In fact, if anyone is trying to sell off Western public lands, it’s Washington, D.C. On May 2, 2015, Rep. Ted Poe introduced the American Land Act (H.R. 1931), which would require the USFS and BLM to auction off 8 percent of the lands they control per year for the next ﬁve years.
Q: Will people still be able to recreate on transferred federal lands?
A: Yes . In fact, the amount and quality of recreation is likely to increase. All Western states allow for some form of recreation on state trust lands, and trust agencies have often found innovative ways to accommodate recreational demands while meeting their ﬁduciary responsibilities. State parks throughout the West are also effective providers of public recreation opportunities. Although Western state parks contain only one-ﬁfth as much land as national parks in the West, they bring in nearly 80 percent as many visitors. This popularity is in large part because states provide better types and quality of recreational opportunities than federal agencies.
The federal government has no clear method of prioritizing competing uses on our multiple-use public lands, and it struggles to meet or even establish recreation management goals. As federal land management agencies acquire more land and regulations continue to expand, recreation will continue to decline on our public lands. This makes it imperative that federal lands be transferred to those who have the resources and know how to effectively manage for recreation.
Q: Can the states afford to manage transferred lands?
A: Yes, and quite well: The state of Utah and Utah-based think tank Strata conducted separate studies examining the management costs and how much the state of Utah would generate should lands be turned over from federal management. Both studies found that the state stands to not only cover its management costs but make millions of dollars each year. While this is partially dependent on the price of oil and gas, it should be noted that lower management costs, timber harvests, increased grazing, and more recreational opportunities contribute to this as well. The Utah Public Lands Policy Coordination Office, which oversaw the state’s report, wrote in its summary: “The study demonstrates that this can be accomplished without sacriﬁcing the beauty of our state, the quality of our life, or the attraction of Utah to tourists and recreationists from around the country and the world.” Other states are currently conducting their own studies.
Q: What will happen to the thousands of federal employees currently managing our federal lands once they are transferred to the states?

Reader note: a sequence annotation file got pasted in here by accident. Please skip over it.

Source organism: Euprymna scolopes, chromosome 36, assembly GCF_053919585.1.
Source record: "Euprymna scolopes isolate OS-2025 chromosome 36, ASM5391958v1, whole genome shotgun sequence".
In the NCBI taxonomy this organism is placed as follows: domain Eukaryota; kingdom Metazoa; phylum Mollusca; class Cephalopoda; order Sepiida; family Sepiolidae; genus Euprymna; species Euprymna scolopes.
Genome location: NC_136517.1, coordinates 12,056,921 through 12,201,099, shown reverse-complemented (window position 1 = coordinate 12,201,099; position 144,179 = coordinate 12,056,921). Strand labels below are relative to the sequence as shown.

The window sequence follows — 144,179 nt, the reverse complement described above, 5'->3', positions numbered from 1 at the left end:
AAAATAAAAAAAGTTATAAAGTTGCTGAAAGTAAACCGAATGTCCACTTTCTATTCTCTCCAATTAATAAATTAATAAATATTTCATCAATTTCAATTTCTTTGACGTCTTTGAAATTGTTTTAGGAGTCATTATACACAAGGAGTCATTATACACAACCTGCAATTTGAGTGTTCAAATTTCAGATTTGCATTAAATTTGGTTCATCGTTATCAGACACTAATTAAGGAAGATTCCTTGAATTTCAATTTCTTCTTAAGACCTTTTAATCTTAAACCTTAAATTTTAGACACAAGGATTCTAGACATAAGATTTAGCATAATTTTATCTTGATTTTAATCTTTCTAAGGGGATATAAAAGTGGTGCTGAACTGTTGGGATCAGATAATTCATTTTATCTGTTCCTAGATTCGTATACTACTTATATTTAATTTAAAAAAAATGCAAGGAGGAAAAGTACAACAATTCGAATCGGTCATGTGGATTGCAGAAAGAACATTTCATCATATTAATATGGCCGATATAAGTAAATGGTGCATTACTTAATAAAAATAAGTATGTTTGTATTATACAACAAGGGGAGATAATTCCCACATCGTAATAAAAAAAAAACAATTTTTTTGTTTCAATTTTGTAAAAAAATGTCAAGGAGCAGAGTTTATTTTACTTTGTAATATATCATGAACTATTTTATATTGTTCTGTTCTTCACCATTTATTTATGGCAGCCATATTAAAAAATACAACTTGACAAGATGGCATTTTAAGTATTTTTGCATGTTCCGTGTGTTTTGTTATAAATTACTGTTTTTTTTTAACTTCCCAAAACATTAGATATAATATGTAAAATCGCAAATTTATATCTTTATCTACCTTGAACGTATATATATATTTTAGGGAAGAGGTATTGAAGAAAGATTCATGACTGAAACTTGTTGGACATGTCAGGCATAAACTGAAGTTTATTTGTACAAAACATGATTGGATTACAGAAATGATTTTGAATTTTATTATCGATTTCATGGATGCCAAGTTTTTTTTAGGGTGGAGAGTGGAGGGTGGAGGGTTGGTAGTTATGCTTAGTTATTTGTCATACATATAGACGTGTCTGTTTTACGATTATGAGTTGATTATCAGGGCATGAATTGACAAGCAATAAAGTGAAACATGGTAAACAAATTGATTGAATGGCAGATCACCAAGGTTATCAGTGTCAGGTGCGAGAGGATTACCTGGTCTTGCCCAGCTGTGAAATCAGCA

A: While federal oversight of our public lands will be a shadow of its former self, the need for land managers will be more important than ever. States will either expand or create new land management agencies to handle the inﬂux of federal lands being transferred to their care. This will create a host of job openings for federal biologists, forest rangers, BLM agents, and others currently employed by the national government. Under the guidance of state land management agencies, these men and women will be better able to manage our public lands.
Q: What will happen to the valid and existing rights (grazing, rights of way, etc.) after a transfer?
A: This is a decision that will have to be made by each state individually. However, Utah has established a excellent model. The Utah Public Land Management Act states, “Upon receiving title to a tract of federal public land, the state shall honor all pre-existing rights that run appurtenant to that tract of federal public land.” Promoting local control and rights is at the heart of the transfer movement, not restricting recreational and economic access.
Q: How is the transfer movement different from the actions of those who occupied the Malheur National Wildlife Refuge?
A: Many Westerners are discouraged with federal mismanagement of our public lands. They see how federal management has mistreated the land, harmed individual rights, depressed local economies, and polluted the environment. The transfer of public lands movement is about embracing the American way of pursuing political change through cultural inﬂuence, legislative avenues, and judicial redress. The only way to enact constructive and long-term change is through adherence to the Rule of Law.